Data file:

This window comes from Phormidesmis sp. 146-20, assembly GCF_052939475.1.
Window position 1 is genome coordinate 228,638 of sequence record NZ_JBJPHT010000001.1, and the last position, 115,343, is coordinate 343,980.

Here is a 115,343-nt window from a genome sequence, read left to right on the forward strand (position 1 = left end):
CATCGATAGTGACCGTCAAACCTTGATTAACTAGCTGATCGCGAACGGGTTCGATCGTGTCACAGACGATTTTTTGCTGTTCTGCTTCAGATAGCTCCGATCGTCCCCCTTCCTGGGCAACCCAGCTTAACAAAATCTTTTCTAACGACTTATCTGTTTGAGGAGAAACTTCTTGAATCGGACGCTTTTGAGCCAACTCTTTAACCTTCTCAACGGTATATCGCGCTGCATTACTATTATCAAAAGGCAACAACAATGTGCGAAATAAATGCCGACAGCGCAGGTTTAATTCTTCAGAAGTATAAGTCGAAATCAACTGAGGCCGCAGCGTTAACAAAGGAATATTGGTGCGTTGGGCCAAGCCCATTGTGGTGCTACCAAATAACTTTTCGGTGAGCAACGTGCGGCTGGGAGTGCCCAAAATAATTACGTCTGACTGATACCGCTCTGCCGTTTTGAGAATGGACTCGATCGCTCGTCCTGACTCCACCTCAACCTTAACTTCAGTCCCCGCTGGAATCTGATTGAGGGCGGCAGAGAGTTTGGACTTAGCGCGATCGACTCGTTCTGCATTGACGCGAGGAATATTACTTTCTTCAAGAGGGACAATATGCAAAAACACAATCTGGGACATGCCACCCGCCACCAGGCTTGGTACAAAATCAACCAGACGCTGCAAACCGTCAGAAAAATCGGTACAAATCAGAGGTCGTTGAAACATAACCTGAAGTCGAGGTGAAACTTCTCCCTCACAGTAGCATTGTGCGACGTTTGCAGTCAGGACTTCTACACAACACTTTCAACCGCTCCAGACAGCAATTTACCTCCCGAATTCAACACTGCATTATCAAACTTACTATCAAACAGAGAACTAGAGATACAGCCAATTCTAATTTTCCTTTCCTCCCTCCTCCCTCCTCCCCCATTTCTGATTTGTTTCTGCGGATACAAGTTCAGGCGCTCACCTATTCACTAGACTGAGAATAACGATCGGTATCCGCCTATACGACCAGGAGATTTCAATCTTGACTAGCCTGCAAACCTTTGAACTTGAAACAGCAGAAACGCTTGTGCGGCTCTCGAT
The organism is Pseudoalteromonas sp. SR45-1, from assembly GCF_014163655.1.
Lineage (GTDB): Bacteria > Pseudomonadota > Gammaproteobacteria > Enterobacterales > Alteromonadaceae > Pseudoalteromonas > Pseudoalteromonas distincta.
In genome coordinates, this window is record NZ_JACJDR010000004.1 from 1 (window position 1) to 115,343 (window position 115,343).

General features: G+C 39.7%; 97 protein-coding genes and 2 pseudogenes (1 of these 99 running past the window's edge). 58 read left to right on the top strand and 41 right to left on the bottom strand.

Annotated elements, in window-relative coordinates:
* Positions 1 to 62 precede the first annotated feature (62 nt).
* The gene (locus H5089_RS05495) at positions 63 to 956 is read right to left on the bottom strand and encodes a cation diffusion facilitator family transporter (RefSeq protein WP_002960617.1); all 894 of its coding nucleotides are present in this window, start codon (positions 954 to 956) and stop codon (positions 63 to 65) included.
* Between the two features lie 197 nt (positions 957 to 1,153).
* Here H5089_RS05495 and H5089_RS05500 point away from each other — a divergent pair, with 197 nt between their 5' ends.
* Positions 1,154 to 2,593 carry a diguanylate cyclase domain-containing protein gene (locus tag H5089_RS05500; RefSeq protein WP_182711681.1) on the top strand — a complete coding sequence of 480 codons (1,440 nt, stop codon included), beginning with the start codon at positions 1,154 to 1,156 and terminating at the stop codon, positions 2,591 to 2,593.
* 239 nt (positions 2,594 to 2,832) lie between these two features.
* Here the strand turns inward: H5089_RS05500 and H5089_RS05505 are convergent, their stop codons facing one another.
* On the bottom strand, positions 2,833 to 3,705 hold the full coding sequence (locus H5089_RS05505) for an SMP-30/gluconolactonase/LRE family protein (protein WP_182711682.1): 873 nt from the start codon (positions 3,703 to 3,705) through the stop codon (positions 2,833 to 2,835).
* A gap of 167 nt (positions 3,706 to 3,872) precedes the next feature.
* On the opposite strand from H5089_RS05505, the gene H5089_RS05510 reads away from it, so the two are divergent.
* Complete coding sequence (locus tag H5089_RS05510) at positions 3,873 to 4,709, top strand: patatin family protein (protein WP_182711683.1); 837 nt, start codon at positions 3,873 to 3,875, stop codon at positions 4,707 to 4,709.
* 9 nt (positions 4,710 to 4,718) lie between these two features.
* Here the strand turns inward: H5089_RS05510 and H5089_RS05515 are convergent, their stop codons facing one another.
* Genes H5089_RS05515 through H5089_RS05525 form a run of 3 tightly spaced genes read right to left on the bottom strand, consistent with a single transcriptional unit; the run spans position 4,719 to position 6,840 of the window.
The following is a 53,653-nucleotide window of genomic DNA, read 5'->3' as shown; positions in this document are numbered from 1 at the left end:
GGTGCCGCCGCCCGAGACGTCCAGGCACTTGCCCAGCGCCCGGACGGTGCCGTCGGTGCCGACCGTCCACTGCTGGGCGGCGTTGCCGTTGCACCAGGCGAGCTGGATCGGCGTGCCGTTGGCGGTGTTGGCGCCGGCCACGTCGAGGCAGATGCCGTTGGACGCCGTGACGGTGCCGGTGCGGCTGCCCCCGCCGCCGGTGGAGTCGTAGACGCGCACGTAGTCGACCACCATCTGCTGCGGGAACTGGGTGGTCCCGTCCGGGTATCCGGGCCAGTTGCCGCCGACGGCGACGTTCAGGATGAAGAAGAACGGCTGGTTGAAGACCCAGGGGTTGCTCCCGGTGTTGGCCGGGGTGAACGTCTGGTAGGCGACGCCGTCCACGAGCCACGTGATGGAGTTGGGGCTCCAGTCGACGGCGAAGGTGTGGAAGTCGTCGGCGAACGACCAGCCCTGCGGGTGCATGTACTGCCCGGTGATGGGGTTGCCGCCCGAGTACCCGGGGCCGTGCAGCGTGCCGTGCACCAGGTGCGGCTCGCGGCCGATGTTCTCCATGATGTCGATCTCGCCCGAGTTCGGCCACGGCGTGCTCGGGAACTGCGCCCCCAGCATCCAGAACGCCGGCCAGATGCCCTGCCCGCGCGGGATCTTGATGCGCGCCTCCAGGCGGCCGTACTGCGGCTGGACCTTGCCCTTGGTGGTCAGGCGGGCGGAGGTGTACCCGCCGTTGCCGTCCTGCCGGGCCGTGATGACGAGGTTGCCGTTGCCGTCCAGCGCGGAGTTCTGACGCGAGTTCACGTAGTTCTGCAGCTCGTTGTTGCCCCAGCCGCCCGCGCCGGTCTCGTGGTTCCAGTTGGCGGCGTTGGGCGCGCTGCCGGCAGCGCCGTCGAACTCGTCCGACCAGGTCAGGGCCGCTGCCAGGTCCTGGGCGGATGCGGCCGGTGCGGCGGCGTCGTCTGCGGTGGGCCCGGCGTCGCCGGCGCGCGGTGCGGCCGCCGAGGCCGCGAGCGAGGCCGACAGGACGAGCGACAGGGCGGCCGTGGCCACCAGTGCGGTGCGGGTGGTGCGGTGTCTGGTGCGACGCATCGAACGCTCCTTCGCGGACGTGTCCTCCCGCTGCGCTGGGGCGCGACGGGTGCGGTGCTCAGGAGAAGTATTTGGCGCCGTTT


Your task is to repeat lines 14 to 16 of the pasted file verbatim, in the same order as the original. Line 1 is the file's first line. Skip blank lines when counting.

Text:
* Positions 1,154 to 2,593 carry a diguanylate cyclase domain-containing protein gene (locus tag H5089_RS05500; RefSeq protein WP_182711681.1) on the top strand — a complete coding sequence of 480 codons (1,440 nt, stop codon included), beginning with the start codon at positions 1,154 to 1,156 and terminating at the stop codon, positions 2,591 to 2,593.
* 239 nt (positions 2,594 to 2,832) lie between these two features.
* Here the strand turns inward: H5089_RS05500 and H5089_RS05505 are convergent, their stop codons facing one another.